The New York Clipper (July 1913)

Record Details:

Something wrong or inaccurate about this page? Let us Know!

Thanks for helping us continually improve the quality of the Lantern search engine for all of our users! We have millions of scanned pages, so user reports are incredibly helpful for us to identify places where we can improve and update the metadata.

Please describe the issue below, and click "Submit" to send your comments to our team! If you'd prefer, you can also send us an email to with your comments.

We use Optical Character Recognition (OCR) during our scanning and processing workflow to make the content of each page searchable. You can view the automatically generated text below as well as copy and paste individual pieces of text to quote in your own work.

Text recognition is never 100% accurate. Many parts of the scanned page may not be reflected in the OCR text output, including: images, page layout, certain fonts or handwriting.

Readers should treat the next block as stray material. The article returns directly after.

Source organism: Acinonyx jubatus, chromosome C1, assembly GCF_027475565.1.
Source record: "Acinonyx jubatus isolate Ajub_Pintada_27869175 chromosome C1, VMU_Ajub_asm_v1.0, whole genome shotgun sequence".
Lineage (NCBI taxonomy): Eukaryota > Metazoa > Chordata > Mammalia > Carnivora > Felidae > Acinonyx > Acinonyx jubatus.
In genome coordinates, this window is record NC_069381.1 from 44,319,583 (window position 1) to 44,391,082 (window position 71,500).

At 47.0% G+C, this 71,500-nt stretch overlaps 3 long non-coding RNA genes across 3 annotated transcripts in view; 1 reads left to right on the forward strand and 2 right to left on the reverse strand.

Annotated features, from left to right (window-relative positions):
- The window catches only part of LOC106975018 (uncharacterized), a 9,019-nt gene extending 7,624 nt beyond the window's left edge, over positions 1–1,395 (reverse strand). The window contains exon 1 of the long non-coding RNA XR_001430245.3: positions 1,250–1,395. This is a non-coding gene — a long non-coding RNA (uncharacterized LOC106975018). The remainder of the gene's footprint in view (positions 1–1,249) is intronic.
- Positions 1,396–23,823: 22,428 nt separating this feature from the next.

JULY 26 THE NEW, YORK CLIPPER. 23 SUN BOOKING EXCHANGE CO., Inc. SPRINGFIELD, OHIO ______ CHICAGO, IL.L.. - - ■ - - IVlaJootlo Theatre Bld C . DDANPUCC P'TTSBUROH, ~ J\. ----- 630 Wabash BlcJe- DrlMi1Lhh5 NE:w vort|< ^ Y _ -_*«•-! Bids. CLEVELAND, O. ..... Opp. F»rlsollle. Theatre Affiliated with -the Wostorn Vaudeville Managero' Asoociatlon We Start to Book SEASON 1913-14 FIRST THREE WEEKS IN AUGUST. ALL HOUSES OPEN FIRST WEEK IN SEPTEMBER MANAGERS For the information of all acts who desire to play the Sun Circuit, we suggest making application for time at once. State all In first letter, giving time you have played, lowest possible salary, short de- scription of act, number of people, etc. In fact, any and all information that will assist our agents in placing your act to the best advantage. GIVE YOUR PERMANENT ADDRESS. 400 Acts to open SEPT. I. Nothing too big or too small. Girls who oan lAf A fL% TP (J 1 ^\ Sing and Dance for Productions and Tabloids. Minstrel People of all kind*. If §\ IH * Ei la? Chara(tr People and Chorus Girls. We always have an opening for the right kind of people or acts. If you are contemplating a change of agents, give us a trial. Split weeks arranged. Reliable Service and Recognized Acts properly arranged to give the beat results. Write lmmedlat<ly for full information as ta our service. ID PRODUCING DEPARTMENT With the opening of the season we will he prepared to submit a complete line of musical comedy tabloids, produced in the same lavish costuming and scenic equipment of the original production. The salaries are reasonable when the shows are bought outright, or. may be secured on percentage basis, and each and every production is unconditionally guaranteed. In addition to our own personal productions we handle the best companies of Chicago and New York producers. We can take on a few more first class independent tabloids. WITH FIRST CLASS THEATRES IN INDIANAPOLIS, COLUMBUS, CLEVELAND, TOLEDO, DETROIT, PITTSBURGH, BUFFALO, LOUIS- VILLE, CINCINNATI AND OTHER LARGE CITIES, IT WOULD BE WELL THAT ALL ACTS COMMUNICATE WITH THIS OFFICE BEFORE ACCEPTING ENGAGEMENTS IN OTHER THEATRES THAN OURS, IF YOU INTEND TO PLAY THE SUN TIME. In conclusion, we wish to announce that we axe prepared to book anything and everything in the amusement line, so remembor this fact when planning your next smoker, outdoor entertainment, fair or Chautauqua assembly. Our field representatives will be pleased to call on you. NOTICE TO Deaths in tfte Profession. 1 I IN KIND AND LOVING MEMORY OF MY DEAR HUSBAND PHIL. McFARLANDl Who Dl«d July St>, 1908. ■ ■ THERESA McFARLa HD. 1 Aubrey Doaclcault. Aubrey Bouclcault, the actor, and a eon of the late Dion Bouclcault, died July 10 In the New York Hospital. During the recent hot weather he was stricken wnlle dining with frletds in a Broadway restaurant, from which he never recovered. Mr. Bouclcault was born In London on June 13, 18(11), when bis father, Dion, was at the height of his popularty as a playwright. He was sent to. the City of London School and to Eton, and came to this country In 1887. His proces- sional career began here that year, wnen he appeared as Plcord, In "The two Orphans, with Kate Claxton. He returned to London, and during the following season made bis London debut with John Toole, playing the part of the Hon. Bobby Jay, In "me Don. Cbarles Wyndham later engaged him for the Criterion Theatre, and he played In a num- ber of productions In the leading London the- atres. He returned later to this country and acted In melodrama and In support of Richard Mansfield, but It was first In Rose Coghlan's production of Oscar Wildes A Woman of No Importance" that he attracted general attention. _ Mr. Bouclcault never confined himself io one field of work, and it was only a year later that he appeared at the BUou Theatre with Camilla d*ArvUle, In "Madeleine," a comic opera. Later he appeared In "Leon- ardo" when that operetta, by Thomas rear- Mil Thome, was performed at the Games: Theatre. Then he revived the most famous of the plays which his father bad written and acted In. In 1806 he went to London end acted In a version of Du Soucbet's com- edy, "My Friend from India." He returned to this country to appear In "The Bagged Regiment" and "The Hotel Topsy Turvoy. at the Herald Square Theatre, and was a participant In the great success of "Mistress Nell" when Henrietta Crosman acted the drama at the Bijou Theatre. Hla versa; E. F. Sefton, In private life Earnest Frederick Colllnges, son of John Henry Col- linses, lite Royal Navy, London, Eng., died suddenly at Jackson, Mich., Jane 30. of heart failure. Mr. Sefton was born in Aber- deen, Scotland, Msy 20, 1868, and came to this country about twenty-fonr years ago and was employed on The Chicago Herala. Ills first theatrical engagement was with the Morgan, Sherman Co. Later he Joined the Courtcnay Morgan Co., where he met Ella Taylor, sister of Mlsa Morgan, and they were married Oct 15, 1807, at Northvllle. Mich. Two children were born, Lyle and Marquise, Who, with Mrs. Sefton, Mrs. Helen Colllnges, his mother, and a brother and slater, sur- vive him. air. Sefton had held important en- gagements as principal comedian, and later as business manager with numerous com- panies. About three years ago ho opened Set ton's Vaudeville Bxchange, In • Detroit, Mich., and at the time of Ms death was booking fifty-two theatres in and around that city. Funeral services were held from Ms late home, 645 Van Dyke Avenue, Detroit, and were conducted, by Rev. H. Hobart .Bar- ber, at the home, and by the Owosso Lodge of Elks, No. 763, at the grave, interment being made in Woodmere Cemetery, Mat city. The funeral was largely attended by house managers and vaudeville performers, and many beautiful floral pieces were received. Mrs. Louisa Olive Till, aged sixty years, of the original TlU's Marionettes, died at her home In Maiden, Mass., Sunday, July 13. after an Illness of one week. Mre. Till had been a marionette manipulator since she was ten years old, having worked as a member or her grandfather's troupe in England. She was Born in London, Eng.. In 1853, and came to this country early In the '70s, and married John rill (who died In 1910), while en route with Hopkins' Trans-Oceanic* in the South- west in 1878. Mrs. Till closed a seasoii In Canada not long ago. touring with her son, and opened a Summer season at Revere Beach, Boston, June 29. She was taken Ul a week later and wbb removed In an uncon- scious condition to her home In Maiden. She la survived by four daughters and one son. H. A. Wleltham.— An unsigned com- munication reports that B. A. Wlckbain, a nEtttal manager, was kilted In an aatomo- bile accident near Akron. N. Y., July 7. Mr.. WUkham started In the show _»£*»■• advance agent for Arthur R. Witter in1888, and wbb associated with Mr. Wllbcr in the managMcntol Julia Arthur, Milt. 0. Barlow and other enterprises for a number of years. Since 1885 Mr. Wlckham acted "manager Charles L. Grove, formerly well known In the theatrical world as a hypnotist and illusionist, died July 4, at his home, 857 East Washington Street, Chambcrsburg, Pa., aged forty-four years. Mr. Grove relin- quished the vocation of paper hanging when a young man to go upon the stage, where he met with much success. He is survived by one son, John R. Orove; a brother and a sister, George D. Grove and Mrs. Alice U. Eyster. Funeral was held at his late resi- dence July 7. THE CLIPPER REGISTRY BUREAU. Performers In all branches of the profession are rapidly taking advantage of tno oppor- tunity presented by this Institution to secure a peumanbnt and haluulu iiHconit. which can readily be called upon lo give publicity to any lust claim for priority In presenting any particular line of work, without any lengthy Investigation or any expense whatever. It Is your own fault If you do not place on record any new Idea which you are presenting, and it will be your own fuult if you will not be In position, at any future time, to call on this Bureau to substantiate your claim as to when and at what place you registered the material In dispute. a Kin ktsasssL ■*rv> .'" USBBI . BHSV ■'"'■■1 .-- ■:k»;-;^SBB1 BBBBBB .: AT ANY 1IME, ONE WEEK OR TEN YEARS THEREAFTER, SHOULD IT BECOME NECESSARY FOR YOU TO PROVE THAT YOU HAD USED THE ACT, THE CUPPER WILL, ON YOUR REQUEST, ACCOMPANIED BY THE CERTIFICATE, FURNISH YOU WITH A CERTIFIED COPY OF THE ENTIRE PLOT, DESCRIPTION, SONG, PARODY, DESCRIPTION OF TRICK, AND DATES WHEN REGISTERED, OR IF DESIRED WILL PUBLISH SAME IN OUR COLUMNS UNDER THIS DEPARTMENT, GIVING YOU THE DE- SIRED PUBLICITY AT THE PROPER TIME, WITHOUT TROUBLE ON YOUR PART. They will NOT BE PUBLISHED unless YOU YOURSELF WANT THEM to appear. . WRITB OUT YOUR MATERIAL IN FULL, GIVING AIX ESSENTIAL DETAILS. HILTON AND HUGHES, Featuring "You Made Me Love You," pub- lished by the Broadway Music Corp. tlUty was shown by his appearances with r - 5, lnneQn a Bvley. Fisher and Byley, Nat Goodwin and Viola Allen, Otis Bklnnerj 1? jrlsber an d Henry W. Savage. Last and Weber and Fields. He had married J_ _ managed "Little Boy Blue." three times, hla last wife being Ruth Holt, to whom he was married In 1906, and who survives him. The funeral was held at noon,. July 12, at the Church of St Mary the Virgin, on Forty-sixth Street rear Sixth ATenuc. The Rev. H. E. Van Eldejl, senior curate, read the funeral service. Chief among the mourners were the wife anu daughter of the actor. Rath Holt and Reneo Bouclcault. Fellow members of the Green Room Club, who acted as pallbearers, were: Thomas Sinclair, LouIb WWchcr, Chester De- vant, Harry Frunklin, Bernard Randall, Her- bert Heywood, Louis Morrell. Among those present were: Hudson LIston. who played m Dublin with Dion Bouclcault the actors father, forty years ago; George Ponccfort, W. 8. Harklns, Edw. E. Rice, manager; George Majeronl and Helen Onnsby. Inter- ment wsb made at ML Hope Cemetery, West- chester County. Billy Arlington.— Through a typo- Sipblcal error m a recent issue of Tni rrrra, the name of Billy Arlington, re- cently deceased minstrel, was given as Valen- tine BurneU. It should be Valentine Brook" Bunnell. Mr. Arlington was born in Butter- nut Creek, N. Y.. instead of Canada. foV Dunne and R^lerrjhfind Ryley.Jo^ C. Fisher and Henry W. Savage. Last sea- son he managed "Little Boy Blue." The £»£ wa. w he.d ■t£«_^ J _5£ a s^*S__-5 sftrmES advance and contracting agent In the show business for the past eighteen years, died June 27, at the home of his aunt. Mrs. Lula Woelfle 450 Douglas Street. Indianapolis, Ind, after an Illness of one year, from a com- Dlicatlon of diseases. Mr. Hopping was con- nected with Fred. 8. Raymond^ attractions for several seasons. His last engagement was with the Sun Bros.' Circus as con- tracting agent. The funeral was held June 29 under the anspices of the Elks, of which he was a member. He had many friends In and out of the profession. . . . _ . Joseph Masso, known In Pawtucket Val- ley IL L. as "Kl Ko. the Wild Man," died In the Rhode Island Hospital. In Providence, July 12. Masso was a familiar character at shore resorts, where he gave exhibitions of eating large qunntitles of fish and raw meat. Chivies iVeopard Seaaren, an actor, died June 17, from tuberculosis, at Los An- Brtea. Cat. Mr. Sesgren was a native of San Francisco, and his last sppeirance on the stage was with companies of John Griffith and Frederick Wsrde. JOHN CORT'S PLANS. John Cort will make one of the first new productions of the season of 1918-14 when Zellah Covington and Jules Blmonson'a com- edy. "The Elixir of Youth," will receive its premiere at- the Cort Theatre, Chicago, on Aug. 8, with Frank Bacon In the principal character, of the chemist Others In the cast will be: Amelia Summers, Marie Taylor, Bessie Bacon, Wuifrcd Bryson, Eugene O'Rourke, Joseph Brennan, Barry Mestayer and George Bantam. Mr. Cort will revive, on an elaborate scale. George V. Hobart and Jean Schwartz' mu- sical comedy. "The Ham Tree." with Mc- Intyre and Heath starring In their familiar characters, Alexander . Hambletonlan and Henry Hones. Mclntyre and- Heath have been comedy partners for forty years, and their return to what is probably their great- est success Is of moro than usual interest. Mr. Cort will surround bis stars with a care- fully selected company of. principals, while the twenty-four dancing girls nave been chosen from over one thousand applicants. The tour will begin at the Shubert Theatre. Boston, Sept. IS. Ned Wayburn will stage the production. . '■' "The Menace," a new comedy, by Anne Crawford Flcxner, author of the stage ver- sion of "Mrs. Wlggs of the Cabbage Patch," is another production which Mr. Cort will make early in the season. In addition to the above productions Mr. Cort will send, an tour at least two vaude- ville rqad coBrpanles. Contracts for a lore period tofutfika have been made with such hendllnersTlFAnnk Held, Lillian Russell, William Farnum. George Beban and Chlng Ling Fco. These companies will tour both East snd West, beginning their season In September.. y <■» Leo .F. Harbison's attractions will open In Mcflenfy. 111., Aug. 17. CUT OUT THE ATTACHED COUPON and send it to us with your descrip- tion, one coupon for each act, gag, trick, or for a series of them. THIS COUPON will be numbered and attached to your contribution, and a certificate will be returned to you as an acknowledgment, and for future reference. The contribution should be signed plainly by the person or firm sending in same, and should be endorsed by the stage manager of the show or of the house where the act is being used. Further ■ acknowledgment will be made by the names and numbers being published each week as received. ' - 1 Address your contributions to THE REGISTRY BUREAU NEW YORK CLIPPER, 47 W. agth St., New York DmMs.ui..., NEW YORK CLIPPER REGISTRY BUREAU : Enclosed please find copy of my entitled »;..... for Registration. NAME Address When you register a play or scenario that yon lntond to submit for reading to any pro- ducer, we will furnish a label to be attached to the original, showing that the same has been entered In Tils CLiprxs Registry Bureau. iUoward W. DuaiND,-of the Durand Musi- cal Five, writes: "We have Just arrived at our borne, Durand Cottage, Cheshire, Conn., after a' moat pleasant and profitable season on the U. B. 0. time, and I am superintend- ing the building of two new cottages for renting purposes. We will take up our route sgaln about Sept J." Rob Haumb writes: "This is my second Rcuson wltluthe C. C. Mcaior vaudeville tab- loid lent shows. I am making good, present- ing my black face comedy act and my eccen- tric talking and singing specialty. Toe show Is playing to turnaway business nightly. Tub oi,u litxiARLB is our mascot every Thursday." •».